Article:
The late Rabbi Shimshon Rafael Hirsch comments:

“Almana (widow) is derived from the root alam, one who does not speak. Yatom (orphan) is derived from the root “ytam,” which is close to the word, used for a person with an amputated hand and tree branches that have been prematurely pruned. With the death of her husband, the widow loses her voice; she no longer has anyone to speak for her. With the death of his father, the orphan is left helpless; he no longer has anyone to lean on or guide him.”

A father and a mother, together, are a source of strength for their children. The mutual respect that a husband and wife feel for one another permeates the home and empowers the children. When one spouse dies, his young children lose the strength gained from the relationship he modeled with his wife.

The community surrounding the family can help. By showering the surviving parent with respect, they can elevate and strengthen her/his position in the household.

A new unit

When one spouse/parent passes away, the new widow and her orphan become viewed as one unit. This can be seen in the language of the Torah.

“You shall not oppress any widow or orphan... If you oppress him.” By using the singular “him,” the Torah implies that the widow and the orphan are one inseparable family unit.

That unit experiences a feeling of separation from the community because of their new status. According to the Rambam, it’s prohibited to discriminate between one widow and another widow and between one orphan and another. Rather, they should all receive special treatment.

Furthermore, the Torah indicates that a widow and her orphans represent a family that has been destroyed beyond repair – because there is no replacement for the father or the mother figure, and the family will never return to its original state.

The Torah understands and highlights this sad reality. The breakdown of the home affects all members of the household individually, as a group and within society. It’s an ever present force. Therefore, it’s our duty as a society to give them the dignity of a complete family, to fill their home with respect and to amplify our good deeds towards them.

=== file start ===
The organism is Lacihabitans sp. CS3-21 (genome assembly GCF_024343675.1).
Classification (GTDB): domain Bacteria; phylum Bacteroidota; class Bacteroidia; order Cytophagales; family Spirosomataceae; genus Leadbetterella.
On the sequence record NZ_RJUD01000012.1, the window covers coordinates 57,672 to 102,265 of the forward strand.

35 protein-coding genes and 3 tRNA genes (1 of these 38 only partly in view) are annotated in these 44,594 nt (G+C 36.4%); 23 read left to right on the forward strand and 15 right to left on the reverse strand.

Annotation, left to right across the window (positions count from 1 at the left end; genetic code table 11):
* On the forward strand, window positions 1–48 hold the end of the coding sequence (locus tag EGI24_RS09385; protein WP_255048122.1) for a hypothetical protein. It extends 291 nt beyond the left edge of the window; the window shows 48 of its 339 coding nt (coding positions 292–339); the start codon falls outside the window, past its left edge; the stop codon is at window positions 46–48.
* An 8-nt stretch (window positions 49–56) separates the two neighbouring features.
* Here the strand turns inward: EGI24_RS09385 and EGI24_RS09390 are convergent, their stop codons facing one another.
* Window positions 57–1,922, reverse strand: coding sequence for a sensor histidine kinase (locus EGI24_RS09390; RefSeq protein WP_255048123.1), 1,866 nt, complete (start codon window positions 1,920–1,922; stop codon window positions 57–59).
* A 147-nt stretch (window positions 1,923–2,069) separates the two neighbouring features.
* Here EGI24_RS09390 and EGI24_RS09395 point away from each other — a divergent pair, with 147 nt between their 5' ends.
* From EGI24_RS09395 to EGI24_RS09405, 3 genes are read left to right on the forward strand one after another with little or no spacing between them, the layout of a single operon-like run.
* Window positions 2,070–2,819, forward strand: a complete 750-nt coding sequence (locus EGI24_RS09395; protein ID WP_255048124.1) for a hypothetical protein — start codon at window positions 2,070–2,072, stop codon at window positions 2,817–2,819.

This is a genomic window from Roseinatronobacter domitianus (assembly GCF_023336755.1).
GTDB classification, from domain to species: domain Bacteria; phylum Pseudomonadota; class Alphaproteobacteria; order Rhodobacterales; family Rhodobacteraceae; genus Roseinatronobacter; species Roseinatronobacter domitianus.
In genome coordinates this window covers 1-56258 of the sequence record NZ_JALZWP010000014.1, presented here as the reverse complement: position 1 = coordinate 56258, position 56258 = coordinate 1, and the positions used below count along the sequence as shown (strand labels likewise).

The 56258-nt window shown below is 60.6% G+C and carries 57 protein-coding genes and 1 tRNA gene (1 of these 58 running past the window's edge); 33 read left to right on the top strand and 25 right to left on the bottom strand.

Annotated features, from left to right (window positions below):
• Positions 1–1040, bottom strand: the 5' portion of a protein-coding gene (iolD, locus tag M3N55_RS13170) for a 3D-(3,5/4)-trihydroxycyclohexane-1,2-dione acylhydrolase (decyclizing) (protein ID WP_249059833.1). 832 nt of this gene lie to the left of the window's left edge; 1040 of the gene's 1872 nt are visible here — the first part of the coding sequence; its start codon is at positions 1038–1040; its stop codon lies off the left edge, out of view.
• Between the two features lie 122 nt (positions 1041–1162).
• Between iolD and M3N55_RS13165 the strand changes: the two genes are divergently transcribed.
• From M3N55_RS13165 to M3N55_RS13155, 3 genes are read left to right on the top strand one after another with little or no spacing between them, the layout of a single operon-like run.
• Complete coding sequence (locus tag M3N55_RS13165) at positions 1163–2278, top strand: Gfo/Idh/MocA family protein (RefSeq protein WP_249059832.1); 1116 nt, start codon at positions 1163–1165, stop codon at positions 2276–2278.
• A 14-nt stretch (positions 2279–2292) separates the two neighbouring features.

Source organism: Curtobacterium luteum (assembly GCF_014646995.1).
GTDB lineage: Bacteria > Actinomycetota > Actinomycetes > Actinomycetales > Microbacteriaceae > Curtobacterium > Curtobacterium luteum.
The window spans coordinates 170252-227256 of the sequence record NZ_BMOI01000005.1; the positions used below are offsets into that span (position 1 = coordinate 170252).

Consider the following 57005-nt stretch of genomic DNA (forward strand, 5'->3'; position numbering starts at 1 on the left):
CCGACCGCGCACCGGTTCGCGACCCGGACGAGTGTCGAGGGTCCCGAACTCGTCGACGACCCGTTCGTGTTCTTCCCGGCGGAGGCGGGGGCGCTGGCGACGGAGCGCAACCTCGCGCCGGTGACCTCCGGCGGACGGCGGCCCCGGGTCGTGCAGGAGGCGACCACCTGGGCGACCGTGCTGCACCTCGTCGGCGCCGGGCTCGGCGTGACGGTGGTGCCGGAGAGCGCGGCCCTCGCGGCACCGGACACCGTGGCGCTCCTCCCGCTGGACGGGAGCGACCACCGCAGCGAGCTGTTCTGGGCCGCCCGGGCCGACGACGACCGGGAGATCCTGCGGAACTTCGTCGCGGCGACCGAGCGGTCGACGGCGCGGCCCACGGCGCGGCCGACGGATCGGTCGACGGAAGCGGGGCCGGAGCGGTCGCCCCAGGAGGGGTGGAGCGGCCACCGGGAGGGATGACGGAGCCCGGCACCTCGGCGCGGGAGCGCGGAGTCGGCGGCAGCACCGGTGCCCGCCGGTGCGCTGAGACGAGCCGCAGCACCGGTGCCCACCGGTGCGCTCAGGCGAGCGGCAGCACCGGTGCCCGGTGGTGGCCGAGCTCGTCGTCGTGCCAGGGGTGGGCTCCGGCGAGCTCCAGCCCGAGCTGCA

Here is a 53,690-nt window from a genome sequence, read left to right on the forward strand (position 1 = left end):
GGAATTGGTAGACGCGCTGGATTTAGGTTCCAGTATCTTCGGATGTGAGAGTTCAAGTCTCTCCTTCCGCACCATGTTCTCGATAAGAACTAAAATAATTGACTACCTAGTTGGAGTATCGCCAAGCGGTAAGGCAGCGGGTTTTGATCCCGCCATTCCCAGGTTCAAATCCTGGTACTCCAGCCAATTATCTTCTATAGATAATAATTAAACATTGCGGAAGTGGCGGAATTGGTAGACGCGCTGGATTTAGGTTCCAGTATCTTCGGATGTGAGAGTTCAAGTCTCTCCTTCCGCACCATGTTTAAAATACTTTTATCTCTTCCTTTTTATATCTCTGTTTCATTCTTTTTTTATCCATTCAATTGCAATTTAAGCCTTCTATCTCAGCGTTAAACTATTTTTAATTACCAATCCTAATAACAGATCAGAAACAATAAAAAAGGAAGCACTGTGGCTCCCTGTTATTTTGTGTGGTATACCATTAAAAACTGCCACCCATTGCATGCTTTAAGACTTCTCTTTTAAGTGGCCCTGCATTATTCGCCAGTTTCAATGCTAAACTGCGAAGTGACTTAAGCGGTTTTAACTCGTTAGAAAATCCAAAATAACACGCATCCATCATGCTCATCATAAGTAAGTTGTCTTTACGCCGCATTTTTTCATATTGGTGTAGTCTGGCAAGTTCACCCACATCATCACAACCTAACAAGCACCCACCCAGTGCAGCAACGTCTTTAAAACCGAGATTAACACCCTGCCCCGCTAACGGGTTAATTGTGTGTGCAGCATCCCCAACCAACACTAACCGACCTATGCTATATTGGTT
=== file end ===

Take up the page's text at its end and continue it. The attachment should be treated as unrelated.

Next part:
From morality to social policy

Rabbi Hirsch, in his interpretation of the verses, explains the tension between the personal and public dimensions. His words are prophetic for Israel, established sixty years after his departure.

“...For this reason, the reference in the previous verse comes in the singular, to warn the Jewish “state” against this practice... In social relations and in business between a person and his friend, there is no one to stand up to protect them, support them and guide them and thus their status is not equal and they are subject to humiliation. Because when discussing them, the Torah speaks mainly to the public as individuals: “Don’t let them be oppressed, don’t abuse their weakness; don’t make them feel the weakness of their position.”

Unfortunately, even though we were privileged to establish a Jewish state, we do not apply the moral guidelines required by the Torah. In the state of Israel, the widow and the orphan do not receive the status they deserve. Apart from limited financial assistance, the state does not support or aid the thousands of orphaned families in Israel. In fact, it discriminates between widow and widow and orphan and orphan, between the financially privileged widow and orphan and the ones who are not.

This reality does not have to remain a reality. The injustice can be remedied with an approach that addresses widows and their young orphans in a holistic way, providing them with the specific assistance they require. As a Jewish state, our moral duty is to act as the Rambam instructs us to in his poignant words: to extend our infinite [over the top] respect for the families of the young widow(s), to give every widow and orphan preferential treatment and thus adhere to the ways of the Holy One, blessed be He, “the father of orphans, the advocate of widows, God from His holy abode.” (Psalms 6:6)

Widowed in her twenties with four young children, Hadass Glick raised her children into adulthood, alone. She married widower, Rabbi Yehudah Glick, and soon after, founded Amitsim, an organization for young widows, widowers and orphans in Israel – the first social organization established for these families.